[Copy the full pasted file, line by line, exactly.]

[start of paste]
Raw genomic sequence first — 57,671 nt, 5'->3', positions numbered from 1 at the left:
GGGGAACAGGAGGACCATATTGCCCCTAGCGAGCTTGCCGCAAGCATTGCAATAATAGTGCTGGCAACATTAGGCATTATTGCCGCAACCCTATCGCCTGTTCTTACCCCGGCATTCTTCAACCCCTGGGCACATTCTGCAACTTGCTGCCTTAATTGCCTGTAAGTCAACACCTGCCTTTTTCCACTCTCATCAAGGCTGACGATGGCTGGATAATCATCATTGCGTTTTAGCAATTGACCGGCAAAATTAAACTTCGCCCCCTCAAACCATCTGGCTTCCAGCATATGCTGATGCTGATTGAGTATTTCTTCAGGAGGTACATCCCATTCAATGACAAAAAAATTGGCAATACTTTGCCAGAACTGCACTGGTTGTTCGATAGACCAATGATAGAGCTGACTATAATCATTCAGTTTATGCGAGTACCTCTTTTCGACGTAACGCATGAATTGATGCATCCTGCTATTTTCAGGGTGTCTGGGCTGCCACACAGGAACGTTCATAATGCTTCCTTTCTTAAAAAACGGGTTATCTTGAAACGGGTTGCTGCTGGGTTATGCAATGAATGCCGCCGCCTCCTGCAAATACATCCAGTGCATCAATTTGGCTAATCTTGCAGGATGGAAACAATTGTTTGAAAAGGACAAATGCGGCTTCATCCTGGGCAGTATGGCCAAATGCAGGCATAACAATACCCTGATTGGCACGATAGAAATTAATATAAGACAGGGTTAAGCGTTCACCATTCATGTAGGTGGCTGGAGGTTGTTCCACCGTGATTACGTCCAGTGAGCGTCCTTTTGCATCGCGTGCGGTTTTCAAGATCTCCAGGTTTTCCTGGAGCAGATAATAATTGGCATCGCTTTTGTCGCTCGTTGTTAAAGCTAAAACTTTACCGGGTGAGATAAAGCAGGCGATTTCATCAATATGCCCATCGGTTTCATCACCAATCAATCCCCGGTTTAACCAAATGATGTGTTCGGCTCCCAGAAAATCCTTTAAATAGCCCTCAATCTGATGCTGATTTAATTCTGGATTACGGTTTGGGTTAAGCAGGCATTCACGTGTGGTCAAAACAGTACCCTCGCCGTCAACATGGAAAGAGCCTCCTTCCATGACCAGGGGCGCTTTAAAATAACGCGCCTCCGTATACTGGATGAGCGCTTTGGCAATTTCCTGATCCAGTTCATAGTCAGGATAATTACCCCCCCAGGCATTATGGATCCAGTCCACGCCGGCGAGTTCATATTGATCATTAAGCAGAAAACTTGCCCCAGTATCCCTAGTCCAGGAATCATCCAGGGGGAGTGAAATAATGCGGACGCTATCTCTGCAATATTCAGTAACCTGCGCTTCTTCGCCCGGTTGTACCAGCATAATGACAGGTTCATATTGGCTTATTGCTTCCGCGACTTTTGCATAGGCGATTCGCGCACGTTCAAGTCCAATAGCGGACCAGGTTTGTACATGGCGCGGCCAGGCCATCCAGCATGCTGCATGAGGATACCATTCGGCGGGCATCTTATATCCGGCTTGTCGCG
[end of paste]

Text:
Raw genomic sequence first — 57,671 nt, 5'->3', positions numbered from 1 at the left:
GGGGAACAGGAGGACCATATTGCCCCTAGCGAGCTTGCCGCAAGCATTGCAATAATAGTGCTGGCAACATTAGGCATTATTGCCGCAACCCTATCGCCTGTTCTTACCCCGGCATTCTTCAACCCCTGGGCACATTCTGCAACTTGCTGCCTTAATTGCCTGTAAGTCAACACCTGCCTTTTTCCACTCTCATCAAGGCTGACGATGGCTGGATAATCATCATTGCGTTTTAGCAATTGACCGGCAAAATTAAACTTCGCCCCCTCAAACCATCTGGCTTCCAGCATATGCTGATGCTGATTGAGTATTTCTTCAGGAGGTACATCCCATTCAATGACAAAAAAATTGGCAATACTTTGCCAGAACTGCACTGGTTGTTCGATAGACCAATGATAGAGCTGACTATAATCATTCAGTTTATGCGAGTACCTCTTTTCGACGTAACGCATGAATTGATGCATCCTGCTATTTTCAGGGTGTCTGGGCTGCCACACAGGAACGTTCATAATGCTTCCTTTCTTAAAAAACGGGTTATCTTGAAACGGGTTGCTGCTGGGTTATGCAATGAATGCCGCCGCCTCCTGCAAATACATCCAGTGCATCAATTTGGCTAATCTTGCAGGATGGAAACAATTGTTTGAAAAGGACAAATGCGGCTTCATCCTGGGCAGTATGGCCAAATGCAGGCATAACAATACCCTGATTGGCACGATAGAAATTAATATAAGACAGGGTTAAGCGTTCACCATTCATGTAGGTGGCTGGAGGTTGTTCCACCGTGATTACGTCCAGTGAGCGTCCTTTTGCATCGCGTGCGGTTTTCAAGATCTCCAGGTTTTCCTGGAGCAGATAATAATTGGCATCGCTTTTGTCGCTCGTTGTTAAAGCTAAAACTTTACCGGGTGAGATAAAGCAGGCGATTTCATCAATATGCCCATCGGTTTCATCACCAATCAATCCCCGGTTTAACCAAATGATGTGTTCGGCTCCCAGAAAATCCTTTAAATAGCCCTCAATCTGATGCTGATTTAATTCTGGATTACGGTTTGGGTTAAGCAGGCATTCACGTGTGGTCAAAACAGTACCCTCGCCGTCAACATGGAAAGAGCCTCCTTCCATGACCAGGGGCGCTTTAAAATAACGCGCCTCCGTATACTGGATGAGCGCTTTGGCAATTTCCTGATCCAGTTCATAGTCAGGATAATTACCCCCCCAGGCATTATGGATCCAGTCCACGCCGGCGAGTTCATATTGATCATTAAGCAGAAAACTTGCCCCAGTATCCCTAGTCCAGGAATCATCCAGGGGGAGTGAAATAATGCGGACGCTATCTCTGCAATATTCAGTAACCTGCGCTTCTTCGCCCGGTTGTACCAGCATAATGACAGGTTCATATTGGCTTATTGCTTCCGCGACTTTTGCATAGGCGATTCGCGCACGTTCAAGTCCAATAGCGGACCAGGTTTGTACATGGCGCGGCCAGGCCATCCAGCATGCTGCATGAGGATACCATTCGGCGGGCATCTTATATCCGGCTTGTCGCG